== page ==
The traditional model of gathering requirements and building specifications is based on a lot of formalising, handing over and translating. Business analysts first extract knowledge about requirements from customers, formalising it into specifications and handing that over to developers and testers. Developers extract knowledge from that and translate it into executable code, which is handed over to testers. Testers then take the specifications, extract knowledge from them and translate it into verification scripts, which are then applied to the code that was handed over to them by the developers. In theory, this works just fine and everyone is happy. In practice, this process is essentially flawed and leaves huge communication gaps at every step. Important ideas fall through those gaps and mysteriously disappear. After every translation, information gets distorted and misunderstood, leading to large mistakes once the ideas come through the other end of the pipe. Tester’s independent interpretation might help to correct interpretations of developers, or it might very well be a completely different misinterpretation of the system requirements. With agile processes, the feedback loop is much shorter then in a traditional process, so problems get discovered quickly. If agile acceptance testing is not applied, even with other agile practices in place, there is still a lot of space for mistakes. Instead of discovering problems, we need to work out how to stop them from appearing in the first place.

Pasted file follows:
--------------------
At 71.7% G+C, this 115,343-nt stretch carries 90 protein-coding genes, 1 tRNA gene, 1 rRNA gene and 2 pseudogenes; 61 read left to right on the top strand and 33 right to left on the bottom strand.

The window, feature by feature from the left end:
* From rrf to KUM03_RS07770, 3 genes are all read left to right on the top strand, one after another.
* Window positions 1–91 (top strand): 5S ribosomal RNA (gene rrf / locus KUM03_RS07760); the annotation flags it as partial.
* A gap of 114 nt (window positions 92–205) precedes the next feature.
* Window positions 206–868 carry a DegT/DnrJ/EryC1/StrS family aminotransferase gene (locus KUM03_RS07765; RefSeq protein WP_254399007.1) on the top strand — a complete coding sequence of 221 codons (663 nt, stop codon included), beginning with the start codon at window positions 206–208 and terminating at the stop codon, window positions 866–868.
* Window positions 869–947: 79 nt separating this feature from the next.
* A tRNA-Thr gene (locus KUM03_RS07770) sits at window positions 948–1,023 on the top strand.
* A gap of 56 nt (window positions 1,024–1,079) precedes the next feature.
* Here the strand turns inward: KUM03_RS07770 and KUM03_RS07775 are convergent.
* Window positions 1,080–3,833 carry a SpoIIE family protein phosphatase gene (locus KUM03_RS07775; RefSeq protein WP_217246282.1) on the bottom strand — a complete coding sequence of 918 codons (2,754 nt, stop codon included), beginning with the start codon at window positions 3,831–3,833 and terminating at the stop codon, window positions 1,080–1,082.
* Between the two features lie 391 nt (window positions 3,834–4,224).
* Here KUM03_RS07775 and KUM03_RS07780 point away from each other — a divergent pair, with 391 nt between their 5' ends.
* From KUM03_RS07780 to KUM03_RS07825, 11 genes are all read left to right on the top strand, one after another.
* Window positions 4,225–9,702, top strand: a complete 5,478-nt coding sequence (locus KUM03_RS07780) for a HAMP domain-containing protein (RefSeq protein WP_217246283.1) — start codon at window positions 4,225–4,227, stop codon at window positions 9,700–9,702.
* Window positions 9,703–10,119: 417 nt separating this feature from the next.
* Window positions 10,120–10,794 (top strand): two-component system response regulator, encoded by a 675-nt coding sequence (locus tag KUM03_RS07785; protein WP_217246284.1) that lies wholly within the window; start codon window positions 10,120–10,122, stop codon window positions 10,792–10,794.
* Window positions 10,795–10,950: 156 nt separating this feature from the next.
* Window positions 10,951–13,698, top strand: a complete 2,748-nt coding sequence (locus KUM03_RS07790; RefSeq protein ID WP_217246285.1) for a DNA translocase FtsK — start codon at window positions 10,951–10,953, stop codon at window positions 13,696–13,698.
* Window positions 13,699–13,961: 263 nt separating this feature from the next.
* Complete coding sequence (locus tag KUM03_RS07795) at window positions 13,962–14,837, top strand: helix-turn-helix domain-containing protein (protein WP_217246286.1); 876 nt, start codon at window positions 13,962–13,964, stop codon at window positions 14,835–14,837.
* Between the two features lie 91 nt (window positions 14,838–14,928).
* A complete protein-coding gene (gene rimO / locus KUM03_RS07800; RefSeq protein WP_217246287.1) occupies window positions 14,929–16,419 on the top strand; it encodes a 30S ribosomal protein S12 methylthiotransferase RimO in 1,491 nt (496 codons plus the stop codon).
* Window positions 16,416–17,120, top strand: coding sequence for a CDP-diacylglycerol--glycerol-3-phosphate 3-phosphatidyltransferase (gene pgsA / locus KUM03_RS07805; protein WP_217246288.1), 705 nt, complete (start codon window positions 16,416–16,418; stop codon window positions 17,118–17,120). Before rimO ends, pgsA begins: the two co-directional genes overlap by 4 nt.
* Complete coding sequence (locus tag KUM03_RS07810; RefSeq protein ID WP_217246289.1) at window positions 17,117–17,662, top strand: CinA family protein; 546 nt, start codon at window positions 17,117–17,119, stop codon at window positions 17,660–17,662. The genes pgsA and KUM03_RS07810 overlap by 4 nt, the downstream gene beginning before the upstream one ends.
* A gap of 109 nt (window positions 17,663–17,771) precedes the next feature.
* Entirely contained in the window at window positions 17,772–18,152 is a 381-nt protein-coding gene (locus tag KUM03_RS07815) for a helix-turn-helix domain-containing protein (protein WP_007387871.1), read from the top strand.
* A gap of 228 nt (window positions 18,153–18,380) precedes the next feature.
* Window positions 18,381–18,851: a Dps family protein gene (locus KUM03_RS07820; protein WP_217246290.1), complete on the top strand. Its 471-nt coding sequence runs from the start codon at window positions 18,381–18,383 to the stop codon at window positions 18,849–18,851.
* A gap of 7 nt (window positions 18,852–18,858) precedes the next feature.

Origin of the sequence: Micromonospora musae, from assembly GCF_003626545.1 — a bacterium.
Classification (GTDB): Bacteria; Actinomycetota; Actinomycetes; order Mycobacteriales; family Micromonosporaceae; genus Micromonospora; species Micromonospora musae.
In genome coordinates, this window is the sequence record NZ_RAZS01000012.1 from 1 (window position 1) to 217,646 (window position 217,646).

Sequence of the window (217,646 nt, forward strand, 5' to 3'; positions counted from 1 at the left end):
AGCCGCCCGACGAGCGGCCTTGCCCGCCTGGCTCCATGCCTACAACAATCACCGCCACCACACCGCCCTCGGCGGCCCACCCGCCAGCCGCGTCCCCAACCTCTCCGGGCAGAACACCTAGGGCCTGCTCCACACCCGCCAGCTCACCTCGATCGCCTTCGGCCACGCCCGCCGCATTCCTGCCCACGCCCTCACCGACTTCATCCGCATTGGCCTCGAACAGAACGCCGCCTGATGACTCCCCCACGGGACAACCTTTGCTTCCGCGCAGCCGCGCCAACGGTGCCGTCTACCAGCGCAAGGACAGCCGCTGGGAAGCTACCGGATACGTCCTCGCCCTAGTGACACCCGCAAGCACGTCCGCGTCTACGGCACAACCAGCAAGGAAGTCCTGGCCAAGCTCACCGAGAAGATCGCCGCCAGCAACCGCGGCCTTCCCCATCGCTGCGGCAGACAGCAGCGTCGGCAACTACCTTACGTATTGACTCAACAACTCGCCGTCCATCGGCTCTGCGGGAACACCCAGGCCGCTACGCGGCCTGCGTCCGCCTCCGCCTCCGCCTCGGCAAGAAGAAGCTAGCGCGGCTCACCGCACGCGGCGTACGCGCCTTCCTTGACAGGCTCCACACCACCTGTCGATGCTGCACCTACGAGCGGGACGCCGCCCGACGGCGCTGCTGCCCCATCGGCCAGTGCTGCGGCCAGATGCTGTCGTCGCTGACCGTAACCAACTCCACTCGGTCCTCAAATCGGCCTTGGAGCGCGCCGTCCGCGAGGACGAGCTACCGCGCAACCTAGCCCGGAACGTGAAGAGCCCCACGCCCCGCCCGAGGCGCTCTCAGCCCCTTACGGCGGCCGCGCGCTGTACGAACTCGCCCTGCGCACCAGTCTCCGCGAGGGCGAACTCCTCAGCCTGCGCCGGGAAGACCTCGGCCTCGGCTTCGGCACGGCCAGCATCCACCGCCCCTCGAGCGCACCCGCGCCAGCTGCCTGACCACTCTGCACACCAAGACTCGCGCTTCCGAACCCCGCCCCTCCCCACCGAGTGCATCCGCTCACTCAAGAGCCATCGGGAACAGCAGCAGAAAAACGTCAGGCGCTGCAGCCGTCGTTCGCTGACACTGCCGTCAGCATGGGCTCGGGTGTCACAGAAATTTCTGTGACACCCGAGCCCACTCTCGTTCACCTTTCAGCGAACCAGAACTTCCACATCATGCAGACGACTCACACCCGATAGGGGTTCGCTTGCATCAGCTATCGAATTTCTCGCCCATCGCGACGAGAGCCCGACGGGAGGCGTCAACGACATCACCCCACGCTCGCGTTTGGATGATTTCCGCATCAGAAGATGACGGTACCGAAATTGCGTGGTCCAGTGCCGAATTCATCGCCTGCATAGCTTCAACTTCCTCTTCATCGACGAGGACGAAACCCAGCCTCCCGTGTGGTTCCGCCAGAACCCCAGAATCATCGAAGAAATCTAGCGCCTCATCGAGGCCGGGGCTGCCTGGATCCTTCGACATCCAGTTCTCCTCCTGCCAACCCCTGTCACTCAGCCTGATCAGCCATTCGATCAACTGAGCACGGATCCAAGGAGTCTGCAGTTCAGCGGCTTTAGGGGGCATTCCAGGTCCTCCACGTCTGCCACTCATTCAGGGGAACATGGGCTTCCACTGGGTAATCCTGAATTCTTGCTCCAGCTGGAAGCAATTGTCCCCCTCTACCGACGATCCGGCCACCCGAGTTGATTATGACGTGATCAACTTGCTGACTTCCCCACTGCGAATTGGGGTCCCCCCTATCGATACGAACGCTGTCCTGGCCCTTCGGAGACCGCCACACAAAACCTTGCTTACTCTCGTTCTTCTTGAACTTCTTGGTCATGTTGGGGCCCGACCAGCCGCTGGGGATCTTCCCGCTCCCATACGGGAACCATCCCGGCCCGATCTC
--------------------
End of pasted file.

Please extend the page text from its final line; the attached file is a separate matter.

People seem somehow surprised with this result even though most of us have encountered it and used to amusing effects in childhood. Antony Marcano draws a parallel between the traditional software development process and the Telephone game. The Telephone game works by getting a group of children in a line and then the first child whispers a phrase or sentence to the next child. The second child whispers what it has heard to the third one and so on. The last child in the line says what it has heard out loud, which is often significantly different from the original phrase. Although those cumulative differences may have been amusing when we were children, they are not so funny when it comes to solving real problems that obstruct people in doing their jobs.